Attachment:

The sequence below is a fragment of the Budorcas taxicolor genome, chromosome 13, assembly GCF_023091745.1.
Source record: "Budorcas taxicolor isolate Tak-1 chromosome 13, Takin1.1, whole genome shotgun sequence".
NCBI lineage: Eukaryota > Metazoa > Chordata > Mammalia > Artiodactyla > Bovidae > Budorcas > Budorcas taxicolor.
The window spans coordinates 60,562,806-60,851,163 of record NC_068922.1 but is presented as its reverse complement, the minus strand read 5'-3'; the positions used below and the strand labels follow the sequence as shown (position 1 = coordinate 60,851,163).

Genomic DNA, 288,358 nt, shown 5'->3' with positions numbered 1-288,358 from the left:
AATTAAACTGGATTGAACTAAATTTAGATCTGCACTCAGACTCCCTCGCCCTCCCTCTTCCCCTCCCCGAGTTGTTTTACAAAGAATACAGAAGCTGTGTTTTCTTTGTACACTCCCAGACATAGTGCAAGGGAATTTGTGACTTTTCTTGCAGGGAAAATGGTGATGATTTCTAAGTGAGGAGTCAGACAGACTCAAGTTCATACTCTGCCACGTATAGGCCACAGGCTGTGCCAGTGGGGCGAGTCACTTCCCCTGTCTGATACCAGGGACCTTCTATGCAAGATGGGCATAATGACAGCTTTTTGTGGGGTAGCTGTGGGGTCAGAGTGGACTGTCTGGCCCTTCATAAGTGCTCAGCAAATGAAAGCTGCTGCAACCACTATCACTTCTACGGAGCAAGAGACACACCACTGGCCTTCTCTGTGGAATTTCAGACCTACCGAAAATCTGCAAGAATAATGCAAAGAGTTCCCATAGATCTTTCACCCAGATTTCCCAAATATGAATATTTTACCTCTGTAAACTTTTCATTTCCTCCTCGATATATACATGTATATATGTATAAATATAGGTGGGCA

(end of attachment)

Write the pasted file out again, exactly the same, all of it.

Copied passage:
The sequence below is a fragment of the Budorcas taxicolor genome, chromosome 13, assembly GCF_023091745.1.
Source record: "Budorcas taxicolor isolate Tak-1 chromosome 13, Takin1.1, whole genome shotgun sequence".
NCBI lineage: Eukaryota > Metazoa > Chordata > Mammalia > Artiodactyla > Bovidae > Budorcas > Budorcas taxicolor.
The window spans coordinates 60,562,806-60,851,163 of record NC_068922.1 but is presented as its reverse complement, the minus strand read 5'-3'; the positions used below and the strand labels follow the sequence as shown (position 1 = coordinate 60,851,163).

Genomic DNA, 288,358 nt, shown 5'->3' with positions numbered 1-288,358 from the left:
AATTAAACTGGATTGAACTAAATTTAGATCTGCACTCAGACTCCCTCGCCCTCCCTCTTCCCCTCCCCGAGTTGTTTTACAAAGAATACAGAAGCTGTGTTTTCTTTGTACACTCCCAGACATAGTGCAAGGGAATTTGTGACTTTTCTTGCAGGGAAAATGGTGATGATTTCTAAGTGAGGAGTCAGACAGACTCAAGTTCATACTCTGCCACGTATAGGCCACAGGCTGTGCCAGTGGGGCGAGTCACTTCCCCTGTCTGATACCAGGGACCTTCTATGCAAGATGGGCATAATGACAGCTTTTTGTGGGGTAGCTGTGGGGTCAGAGTGGACTGTCTGGCCCTTCATAAGTGCTCAGCAAATGAAAGCTGCTGCAACCACTATCACTTCTACGGAGCAAGAGACACACCACTGGCCTTCTCTGTGGAATTTCAGACCTACCGAAAATCTGCAAGAATAATGCAAAGAGTTCCCATAGATCTTTCACCCAGATTTCCCAAATATGAATATTTTACCTCTGTAAACTTTTCATTTCCTCCTCGATATATACATGTATATATGTATAAATATAGGTGGGCA